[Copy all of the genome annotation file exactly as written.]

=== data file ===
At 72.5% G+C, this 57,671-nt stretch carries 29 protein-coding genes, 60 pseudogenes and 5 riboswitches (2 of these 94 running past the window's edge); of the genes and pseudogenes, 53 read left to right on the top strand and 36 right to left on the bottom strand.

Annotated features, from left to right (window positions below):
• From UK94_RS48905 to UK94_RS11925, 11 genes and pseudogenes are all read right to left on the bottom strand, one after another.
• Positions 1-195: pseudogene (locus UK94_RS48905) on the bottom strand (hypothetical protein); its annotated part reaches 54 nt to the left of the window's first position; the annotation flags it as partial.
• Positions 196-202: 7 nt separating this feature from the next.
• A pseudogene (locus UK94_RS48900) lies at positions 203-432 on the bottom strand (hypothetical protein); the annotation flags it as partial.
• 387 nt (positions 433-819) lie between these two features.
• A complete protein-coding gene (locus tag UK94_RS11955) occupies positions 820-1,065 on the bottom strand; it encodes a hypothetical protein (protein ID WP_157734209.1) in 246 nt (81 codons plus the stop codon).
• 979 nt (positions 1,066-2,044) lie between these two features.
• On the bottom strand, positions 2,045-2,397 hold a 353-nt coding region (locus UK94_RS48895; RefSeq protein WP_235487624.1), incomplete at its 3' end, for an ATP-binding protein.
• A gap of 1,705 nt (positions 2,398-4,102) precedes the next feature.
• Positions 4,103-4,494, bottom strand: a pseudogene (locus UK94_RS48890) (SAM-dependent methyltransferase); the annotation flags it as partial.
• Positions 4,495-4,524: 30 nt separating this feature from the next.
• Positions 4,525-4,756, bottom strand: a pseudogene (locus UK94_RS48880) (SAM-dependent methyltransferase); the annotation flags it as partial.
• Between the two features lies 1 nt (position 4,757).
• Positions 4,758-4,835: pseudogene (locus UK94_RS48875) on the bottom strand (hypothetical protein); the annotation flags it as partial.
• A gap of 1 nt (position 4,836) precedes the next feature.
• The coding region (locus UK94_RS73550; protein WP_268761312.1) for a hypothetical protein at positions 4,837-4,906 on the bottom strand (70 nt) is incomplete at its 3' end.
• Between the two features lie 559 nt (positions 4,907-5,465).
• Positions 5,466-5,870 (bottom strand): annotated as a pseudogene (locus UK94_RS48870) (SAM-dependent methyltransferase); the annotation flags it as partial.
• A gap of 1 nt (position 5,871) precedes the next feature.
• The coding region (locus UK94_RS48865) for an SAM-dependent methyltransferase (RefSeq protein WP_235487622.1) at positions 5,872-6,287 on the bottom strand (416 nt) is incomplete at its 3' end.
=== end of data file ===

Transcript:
At 72.5% G+C, this 57,671-nt stretch carries 29 protein-coding genes, 60 pseudogenes and 5 riboswitches (2 of these 94 running past the window's edge); of the genes and pseudogenes, 53 read left to right on the top strand and 36 right to left on the bottom strand.

Annotated features, from left to right (window positions below):
• From UK94_RS48905 to UK94_RS11925, 11 genes and pseudogenes are all read right to left on the bottom strand, one after another.
• Positions 1-195: pseudogene (locus UK94_RS48905) on the bottom strand (hypothetical protein); its annotated part reaches 54 nt to the left of the window's first position; the annotation flags it as partial.
• Positions 196-202: 7 nt separating this feature from the next.
• A pseudogene (locus UK94_RS48900) lies at positions 203-432 on the bottom strand (hypothetical protein); the annotation flags it as partial.
• 387 nt (positions 433-819) lie between these two features.
• A complete protein-coding gene (locus tag UK94_RS11955) occupies positions 820-1,065 on the bottom strand; it encodes a hypothetical protein (protein ID WP_157734209.1) in 246 nt (81 codons plus the stop codon).
• 979 nt (positions 1,066-2,044) lie between these two features.
• On the bottom strand, positions 2,045-2,397 hold a 353-nt coding region (locus UK94_RS48895; RefSeq protein WP_235487624.1), incomplete at its 3' end, for an ATP-binding protein.
• A gap of 1,705 nt (positions 2,398-4,102) precedes the next feature.
• Positions 4,103-4,494, bottom strand: a pseudogene (locus UK94_RS48890) (SAM-dependent methyltransferase); the annotation flags it as partial.
• Positions 4,495-4,524: 30 nt separating this feature from the next.
• Positions 4,525-4,756, bottom strand: a pseudogene (locus UK94_RS48880) (SAM-dependent methyltransferase); the annotation flags it as partial.
• Between the two features lies 1 nt (position 4,757).
• Positions 4,758-4,835: pseudogene (locus UK94_RS48875) on the bottom strand (hypothetical protein); the annotation flags it as partial.
• A gap of 1 nt (position 4,836) precedes the next feature.
• The coding region (locus UK94_RS73550; protein WP_268761312.1) for a hypothetical protein at positions 4,837-4,906 on the bottom strand (70 nt) is incomplete at its 3' end.
• Between the two features lie 559 nt (positions 4,907-5,465).
• Positions 5,466-5,870 (bottom strand): annotated as a pseudogene (locus UK94_RS48870) (SAM-dependent methyltransferase); the annotation flags it as partial.
• A gap of 1 nt (position 5,871) precedes the next feature.
• The coding region (locus UK94_RS48865) for an SAM-dependent methyltransferase (RefSeq protein WP_235487622.1) at positions 5,872-6,287 on the bottom strand (416 nt) is incomplete at its 3' end.